Given the cramped conditions, the fact that the film crew was limited to four people and the total lack of natural light down there, the sequences of this film shot in the caves look extraordinary. The chambers are sprawling, irregularly shaped and packed with visual wonders: protruding stalagmites as smooth as porcelain, delicate rippled curtains of rock, skeletons of animals that haven’t existed for millennia. The cave art is amazingly accomplished and elegant, often reminiscent of the work of early twentieth century artists exploring the possibility of depicting motion. Animals are typically rendered via clear, uncomplicated single strokes, with detail being reserved for the heads. They seem unfeasibly accurate once you start to think about the conditions they were drawn in, but dating of the silicate that has built up on them has established that they really do pre-date all other known human art. The walls of the chambers rarely present a flat surface, but the artists have used this to their advantage by wrapping depictions around protrusions of rock, and it’s here that the decision to film in 3D really pays off: Herzog lets his cameras pan gently across the rock formations and often holds for several seconds on particular images, and the technique really does finally deliver on its promise of putting you in a virtual reality. The director narrates the film in his idiosyncratically dry, yet hypnotic, monotone and uses choral and chamber music to heighten the mood, but never in a crass fashion, and sometimes he just lets the cameras slowly move in silence.

Herzog intercuts the cave sequences with interviews with the scientists working on the site and experts in the field of prehistoric art, and while the use of 3D here becomes distracting and irrelevant these conversations do allow his deadpan sense of humour to assert itself. You get the feeling he’s sometimes chosen his interview subjects for their arresting physical appearance or behavioural tics as much as their knowledge and expertise, and relishes opportunities to play up their personal quirks – he’s delighted when he discovers that one young scientists used to work in a circus, and he’s happy to include a somewhat gratuitous clip of a master perfumer sniffing a rockface in the hope of detecting air currents from an undiscovered cavern. You wouldn’t have got this if the film had been made by the BBC or National Geographic.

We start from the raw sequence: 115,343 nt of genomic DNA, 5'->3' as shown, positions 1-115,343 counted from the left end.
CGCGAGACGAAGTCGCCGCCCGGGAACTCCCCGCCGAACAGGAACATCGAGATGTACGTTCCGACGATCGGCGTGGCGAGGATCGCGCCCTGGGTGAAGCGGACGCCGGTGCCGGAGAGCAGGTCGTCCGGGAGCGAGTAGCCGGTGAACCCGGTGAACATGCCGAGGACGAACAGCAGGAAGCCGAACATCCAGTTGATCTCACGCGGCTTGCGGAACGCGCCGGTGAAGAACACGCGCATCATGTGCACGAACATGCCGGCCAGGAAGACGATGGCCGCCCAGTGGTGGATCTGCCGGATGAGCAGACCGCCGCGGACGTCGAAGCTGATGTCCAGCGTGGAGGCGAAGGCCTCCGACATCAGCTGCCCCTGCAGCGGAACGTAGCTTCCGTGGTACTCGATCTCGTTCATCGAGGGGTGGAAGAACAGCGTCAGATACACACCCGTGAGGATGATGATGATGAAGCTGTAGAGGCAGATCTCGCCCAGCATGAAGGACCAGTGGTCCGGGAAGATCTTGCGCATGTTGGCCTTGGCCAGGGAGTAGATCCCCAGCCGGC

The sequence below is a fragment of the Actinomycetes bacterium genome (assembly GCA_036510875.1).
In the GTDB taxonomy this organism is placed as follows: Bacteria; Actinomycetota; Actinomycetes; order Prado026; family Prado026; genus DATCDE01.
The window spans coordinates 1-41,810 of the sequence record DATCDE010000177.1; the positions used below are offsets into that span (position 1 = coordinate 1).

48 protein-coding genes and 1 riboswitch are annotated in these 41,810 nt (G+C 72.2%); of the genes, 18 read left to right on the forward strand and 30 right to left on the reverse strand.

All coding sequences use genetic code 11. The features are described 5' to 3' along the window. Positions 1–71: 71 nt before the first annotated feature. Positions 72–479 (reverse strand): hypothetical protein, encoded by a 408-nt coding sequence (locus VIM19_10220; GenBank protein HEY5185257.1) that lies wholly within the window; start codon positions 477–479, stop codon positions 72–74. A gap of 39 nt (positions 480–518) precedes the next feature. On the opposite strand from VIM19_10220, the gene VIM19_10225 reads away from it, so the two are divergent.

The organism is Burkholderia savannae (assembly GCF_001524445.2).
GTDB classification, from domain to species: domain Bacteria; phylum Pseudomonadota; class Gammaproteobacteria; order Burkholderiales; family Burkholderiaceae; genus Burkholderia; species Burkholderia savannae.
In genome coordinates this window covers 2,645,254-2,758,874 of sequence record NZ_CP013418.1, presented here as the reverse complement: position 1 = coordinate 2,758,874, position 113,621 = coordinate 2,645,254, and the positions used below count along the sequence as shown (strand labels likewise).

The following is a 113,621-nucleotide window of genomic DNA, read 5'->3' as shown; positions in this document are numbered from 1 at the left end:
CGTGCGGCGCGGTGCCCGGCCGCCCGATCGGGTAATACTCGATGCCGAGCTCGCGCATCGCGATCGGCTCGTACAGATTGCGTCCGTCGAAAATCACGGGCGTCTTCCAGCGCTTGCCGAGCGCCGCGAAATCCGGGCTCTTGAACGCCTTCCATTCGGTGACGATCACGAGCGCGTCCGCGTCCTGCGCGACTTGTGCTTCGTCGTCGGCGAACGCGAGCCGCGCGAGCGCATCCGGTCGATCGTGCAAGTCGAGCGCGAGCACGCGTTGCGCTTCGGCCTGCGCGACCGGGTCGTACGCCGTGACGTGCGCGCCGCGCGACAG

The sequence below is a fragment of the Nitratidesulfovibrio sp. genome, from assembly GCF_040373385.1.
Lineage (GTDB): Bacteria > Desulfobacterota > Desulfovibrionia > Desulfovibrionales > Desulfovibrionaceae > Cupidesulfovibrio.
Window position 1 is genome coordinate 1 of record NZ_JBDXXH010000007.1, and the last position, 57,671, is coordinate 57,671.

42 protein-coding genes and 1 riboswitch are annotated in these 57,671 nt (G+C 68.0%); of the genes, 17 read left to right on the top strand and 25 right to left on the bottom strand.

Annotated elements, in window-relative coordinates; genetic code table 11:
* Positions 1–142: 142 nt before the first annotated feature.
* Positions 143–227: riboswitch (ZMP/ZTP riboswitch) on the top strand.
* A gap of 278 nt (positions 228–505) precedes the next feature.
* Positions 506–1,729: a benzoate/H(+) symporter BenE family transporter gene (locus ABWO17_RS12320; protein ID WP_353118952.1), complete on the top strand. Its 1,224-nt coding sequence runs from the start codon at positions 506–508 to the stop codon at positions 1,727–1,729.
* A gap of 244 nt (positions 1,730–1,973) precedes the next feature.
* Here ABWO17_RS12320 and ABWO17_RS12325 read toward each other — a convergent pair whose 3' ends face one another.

We were lucky enough to go to a screening of the film at the Arts Picturehouse in Cambridge that was followed by a brief Q and A session with Herzog himself, and the great man was on form. He declared himself unconvinced by the value of 3D, at least not until film-makers had worked out how to edit it correctly, and talked about his sadness that the three discovers of the caves had become embroiled in a legal case concerning their claim over intellectual property rights which meant that they didn’t feel able to appear in the film. He also delivered a typically blackly funny anecdote about his archaeologist grandfather’s descent into senility which featured the classic Herzogian phrase “deep in the darkness of insanity”. A true one-off, and long may he continue.

Syd Barrett: Art and Letters

Syd Barrett: Art and Letters is a new exhibition running at the Idea Generation Gallery in Shoreditch until April 10th 2011. Barrett died in 2006, 38 years after dropping out of Pink Floyd, a group he founded and was the main songwriter for, and 32 years after giving up on music altogether after two patchy but fascinating solo albums and a handful of half-hearted career relaunches. He spent the second half of his life living reclusively in Cambridge, devoting himself to drawing and painting, disciplines he’d had formal training in before taking up music. An intensely private man, Barrett painted more for the pleasure and insight he derived from the act of creation than for the aim of producing something for posterity, and would indeed often destroy his artworks shortly after completion (although he was in the habit of taking photographs of them as a record). He would surely never have countenanced the possibility of exhibiting his work.

This exhibition offers a rare chance to see Barrett’s art from both his formative pre-Pink Floyd years and his later, post-fame, period. Also on display are many previously unseen photographs of Barrett and Pink Floyd from the late 60s and early 70s, and a collection of the young Barrett’s letters to his friends and girlfriends. The exhibition has been sensitively curated with the aid of Barrett’s family and friends, and you get the sense that it represents a reclaiming of this famously troubled man as a real human being as opposed to a cautionary tale about the potentially devastating effects of sudden fame. Barrett’s early artwork is often quite charming, if sometimes surprisingly conventional, and his imaginative doodling on the early letters betrays an active and inquiring mind, informed by a particularly English strain of whimsy. The letters themselves are touching, funny and honest, and it’s not surprising that both of his steady girlfriends from this time have retained their affection and respect for him (both were present at the private view I attended). The later work is much more experimental and expressive, with bold layers of paint often thickly applied to achieve abstract and impenetrable results, alongside a few simply rendered landscapes. There’s an undeniable frisson from seeing work that was never meant to be exhibited, or even preserved, but it doesn’t feel voyeuristic – the sense you get from reading the various testimonials in the gallery is that once a work was completed Barrett simply stopped being interested in it, in the same way that he was never remotely interested in talking about Pink Floyd once he had left the band.

This exhibition has been put together in support of a new book Barrett: The Definitive Visual Companion edited by Russell Beecher and Will Shutes, which rounds up all of Barrett’s still existing artwork. If you’re interested in Barrett and can’t make the exhibition the book is well worth seeking out.